Please forgive us the journalistic conceit of collecting these year-end trends -- it's a necessary evil we all put ourselves through. In solar, this year is a bit more nerve-wracking than last. Here are ten trends in a particularly dynamic and pivotal year that will echo into 2012.

In no particular order:


Solar PV panel pricing has plummetted

Some will attribute it to economies of scale, others to Moore's law, and others to China dumping panels at below cost prices, but the bottom line is solar module pricing dropped 30 percent in 2011.

David Crane, the president and CEO of NRG Energy observed, "In the last two years, the delivered cost of energy from PV was cut in half. NRG expects the cost to fall in half again in the next two years, which would make solar power less expensive than retail electricity in roughly 20 states, he said. The expected drop in solar costs has "the potential to revolutionize the hub-and-spoke power system, which currently makes up the power industry," quoted in Platts.


The U.S. joins the one gigawatt club

The United States finally passed the one gigawatt of PV installed in a year mark, a barrier long eclipsed by Germany and Italy.

The third quarter was a record with the U.S. installing 449 megawatts of PV, more than the U.S. installed in all of 2009. 2011 looks like it will finish with more than 1.5 gigawatts installed in the U.S., a massive increase due to utility deployments, the 1603 Treasury grant, and a viable third-party residential finance mechanism, up from the 887 megawatts installed in 2010.  

The U.S. solar energy industry was one of the fastest-growing sectors of the American economy in 2011. In total, cumulative grid-connected solar electric installations have reached more than 3 gigawatts.



U.S. -- China Trade Dispute

On October 19, SolarWorld and some unnamed solar companies, acting as CASM, the Coalition of American Solar Manufacturers filed an official claim with the U.S.Department of Commerce and the International Trade Commission alleging that China was dumping solar panels in the U.S. and providing unfair subsidies to its solar industries. We have covered the issue extensively, ranging from claims by CASM to counterclaims by CASE. Obama weighed in on the matter as did CASE's Jigar Shah, SolarWorld's Gordon Brinser as well as the Chinese module vendors. Chinese organizations have accused the U.S. of dumping polysilicon in China.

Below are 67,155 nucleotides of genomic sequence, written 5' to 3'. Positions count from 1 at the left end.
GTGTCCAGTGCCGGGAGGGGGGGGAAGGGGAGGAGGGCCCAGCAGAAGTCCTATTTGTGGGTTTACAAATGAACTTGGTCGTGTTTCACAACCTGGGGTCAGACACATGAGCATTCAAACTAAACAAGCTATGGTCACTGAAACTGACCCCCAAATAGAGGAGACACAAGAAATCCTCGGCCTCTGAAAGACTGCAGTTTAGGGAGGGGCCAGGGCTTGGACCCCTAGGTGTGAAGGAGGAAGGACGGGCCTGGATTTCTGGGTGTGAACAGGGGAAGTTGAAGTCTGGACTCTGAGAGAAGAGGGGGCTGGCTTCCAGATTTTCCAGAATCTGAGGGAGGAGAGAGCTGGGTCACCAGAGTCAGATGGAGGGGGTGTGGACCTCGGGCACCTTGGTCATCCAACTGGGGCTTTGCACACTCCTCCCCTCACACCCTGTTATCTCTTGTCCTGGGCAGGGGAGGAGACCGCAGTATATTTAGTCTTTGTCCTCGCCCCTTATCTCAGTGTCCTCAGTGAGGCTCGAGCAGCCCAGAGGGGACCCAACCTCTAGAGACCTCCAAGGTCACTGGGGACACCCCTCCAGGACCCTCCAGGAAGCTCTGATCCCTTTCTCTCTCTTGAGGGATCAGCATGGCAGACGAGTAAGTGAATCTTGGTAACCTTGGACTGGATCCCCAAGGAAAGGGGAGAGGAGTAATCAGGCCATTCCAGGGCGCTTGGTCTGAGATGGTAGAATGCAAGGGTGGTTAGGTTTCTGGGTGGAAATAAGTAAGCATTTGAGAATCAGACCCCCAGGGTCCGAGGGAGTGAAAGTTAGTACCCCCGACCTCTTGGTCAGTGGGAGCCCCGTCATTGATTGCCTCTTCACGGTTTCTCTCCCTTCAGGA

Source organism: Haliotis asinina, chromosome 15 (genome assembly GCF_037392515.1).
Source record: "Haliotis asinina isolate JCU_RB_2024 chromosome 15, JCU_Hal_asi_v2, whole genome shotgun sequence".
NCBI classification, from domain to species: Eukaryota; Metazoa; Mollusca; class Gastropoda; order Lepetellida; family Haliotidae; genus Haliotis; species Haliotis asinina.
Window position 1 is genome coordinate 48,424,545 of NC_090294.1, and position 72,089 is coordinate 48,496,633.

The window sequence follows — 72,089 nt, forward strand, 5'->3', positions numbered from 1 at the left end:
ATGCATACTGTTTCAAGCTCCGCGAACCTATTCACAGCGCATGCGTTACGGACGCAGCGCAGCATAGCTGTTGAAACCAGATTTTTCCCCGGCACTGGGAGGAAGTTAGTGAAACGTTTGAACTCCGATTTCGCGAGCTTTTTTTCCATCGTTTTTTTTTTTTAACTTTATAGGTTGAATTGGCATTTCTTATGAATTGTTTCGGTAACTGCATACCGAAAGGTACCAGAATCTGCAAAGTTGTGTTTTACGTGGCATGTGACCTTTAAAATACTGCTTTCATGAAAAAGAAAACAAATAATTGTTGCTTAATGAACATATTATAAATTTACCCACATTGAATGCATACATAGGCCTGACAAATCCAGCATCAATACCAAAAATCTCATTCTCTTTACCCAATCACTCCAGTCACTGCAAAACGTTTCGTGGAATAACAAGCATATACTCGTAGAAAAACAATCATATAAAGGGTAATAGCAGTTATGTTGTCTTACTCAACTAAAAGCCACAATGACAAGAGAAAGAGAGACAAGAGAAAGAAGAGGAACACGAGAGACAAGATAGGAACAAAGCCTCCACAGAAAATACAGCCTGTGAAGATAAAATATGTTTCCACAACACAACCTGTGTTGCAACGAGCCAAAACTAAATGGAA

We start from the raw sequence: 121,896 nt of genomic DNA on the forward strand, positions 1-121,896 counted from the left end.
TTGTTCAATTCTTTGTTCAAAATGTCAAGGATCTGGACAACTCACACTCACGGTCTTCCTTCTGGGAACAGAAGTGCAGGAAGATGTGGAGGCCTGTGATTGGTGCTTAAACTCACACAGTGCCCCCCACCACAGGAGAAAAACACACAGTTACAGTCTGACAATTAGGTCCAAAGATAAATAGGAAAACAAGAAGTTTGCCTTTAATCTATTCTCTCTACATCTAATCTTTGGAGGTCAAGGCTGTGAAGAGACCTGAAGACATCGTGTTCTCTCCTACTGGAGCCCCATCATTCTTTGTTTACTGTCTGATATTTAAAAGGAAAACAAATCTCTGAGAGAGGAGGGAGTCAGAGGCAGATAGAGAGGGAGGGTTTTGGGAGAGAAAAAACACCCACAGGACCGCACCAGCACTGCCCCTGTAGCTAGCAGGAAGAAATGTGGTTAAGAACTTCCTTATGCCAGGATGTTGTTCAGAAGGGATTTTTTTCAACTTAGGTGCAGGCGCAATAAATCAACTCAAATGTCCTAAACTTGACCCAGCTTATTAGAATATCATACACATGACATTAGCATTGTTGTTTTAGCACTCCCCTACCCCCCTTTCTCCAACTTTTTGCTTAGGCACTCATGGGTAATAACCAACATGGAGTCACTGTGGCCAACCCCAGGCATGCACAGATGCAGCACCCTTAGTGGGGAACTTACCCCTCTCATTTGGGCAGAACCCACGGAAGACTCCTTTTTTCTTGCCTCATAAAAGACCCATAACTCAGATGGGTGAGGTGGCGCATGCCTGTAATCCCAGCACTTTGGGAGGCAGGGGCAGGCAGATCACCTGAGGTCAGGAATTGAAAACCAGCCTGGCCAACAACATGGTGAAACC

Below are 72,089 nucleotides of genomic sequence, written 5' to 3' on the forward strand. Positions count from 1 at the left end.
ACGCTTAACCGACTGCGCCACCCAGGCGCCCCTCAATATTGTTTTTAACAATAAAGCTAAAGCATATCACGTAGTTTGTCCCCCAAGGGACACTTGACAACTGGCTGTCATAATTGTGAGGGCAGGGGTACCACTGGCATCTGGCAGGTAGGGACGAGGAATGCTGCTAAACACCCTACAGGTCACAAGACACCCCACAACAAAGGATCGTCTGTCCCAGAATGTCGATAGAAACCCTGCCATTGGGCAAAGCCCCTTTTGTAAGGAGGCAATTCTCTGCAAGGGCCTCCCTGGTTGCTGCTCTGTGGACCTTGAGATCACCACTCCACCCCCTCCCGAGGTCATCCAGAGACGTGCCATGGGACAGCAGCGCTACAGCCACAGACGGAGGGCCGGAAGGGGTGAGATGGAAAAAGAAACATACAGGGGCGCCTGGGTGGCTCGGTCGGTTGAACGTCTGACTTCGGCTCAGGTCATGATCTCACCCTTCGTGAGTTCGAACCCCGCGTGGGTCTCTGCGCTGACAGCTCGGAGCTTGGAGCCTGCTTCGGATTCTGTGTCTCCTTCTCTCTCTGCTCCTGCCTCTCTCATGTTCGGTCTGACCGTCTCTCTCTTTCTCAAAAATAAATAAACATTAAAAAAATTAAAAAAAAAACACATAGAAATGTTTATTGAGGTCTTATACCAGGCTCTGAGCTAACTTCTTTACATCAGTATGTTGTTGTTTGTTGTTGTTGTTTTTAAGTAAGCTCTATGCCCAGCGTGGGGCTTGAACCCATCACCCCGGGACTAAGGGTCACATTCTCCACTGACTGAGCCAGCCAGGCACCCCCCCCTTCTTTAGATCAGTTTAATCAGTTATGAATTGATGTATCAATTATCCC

This is uncharted territory for U.S. solar and the impact on the growth of the U.S. and global industry as well as jobs is unpredictable. The claim happened in 2011 but the ripples will be felt in 2012. Here is the case calender:



Solyndra's bankruptcy and political firestorm

Solyndra was the DOE loan guarantee recipient and bankruptcy that finally brought solar power into the public consciousness -- in precisely the opposite way from that which the solar industry would have preferred. Everyone including Fox News and Congress had an opinion. 

This was a solar company that should not have received VC funding and should not have received a DOE loan guarantee. Not because of China's pricing or alleged crony capitalism but because it was a lousy design. More than 1,100 employees lost their jobs as did a few DOE employees and a few other projects like SolarCity's SolarStrong felt the impact. On a positive note, the echoes of this story are starting to fade, although they might re-emerge as the U.S. presidential race heats up. We've written scores of articles on the topic if you'd like the gory details. The company's website is still up. We detailed a recent auction at their site here.


First Solar fumbles

A year ago First Solar's stock was trading at $130.00, the firm had hefty margins and was held up as the standard bearer of success in the solar industry from an execution as well as a technological standpoint. All this from an American thin-film firm, no less. Fast forward a year later and the stock is at $31.80, the firm has a market cap of $2.84 billion, has experienced a shaky CEO shift, and is potentially a takeover target.

Earlier this week, the firm's shares closed at a record low of 0.65 times book value, (the value of its assets minus liabilities), cheaper than every renewable energy equipment maker with a market value greater than $1 billion except for wind turbine manufacturer Vestas Wind, according to data from Bloomberg. Paging GE, Siemens, Samsung, or any Asian private equity firm flush with cash.

But don't write the First Solar eulogy just yet. First Solar still has the most impressive cost per watt and gross margin of any solar module manufacturer on earth and still has a vertically-integrated business model that can weather this solar storm. First Solar might choose to get through this wilderness on its own.



CSP projects, especially trough technology, shift to PV

Firms like Solar Trust, now called Solar Millennium, (now called bankrupt) have had to transform solar plants like the 500-megawatt solar thermal power plant it had been planning in Blythe, California into a 500-megawatt plant photovoltaic deployment.

The shift comes because of "improved market conditions" for building power plants with low-priced dollar-per-watt PV modules. Switching to PV also lets firms build plants in smaller increments and PV plants are just plain easier to build than CSP plants. A total of 3 gigawatts of solar thermal projects have been converted to PV projects, according to GTM CSP industry analyst Brett Prior. Earlier this year, Prior estimated that the installed cost of a thermal plants might be around $5.79 per watt, while the installed cost for utility-scale PV plants is closer to $2.50 per watt.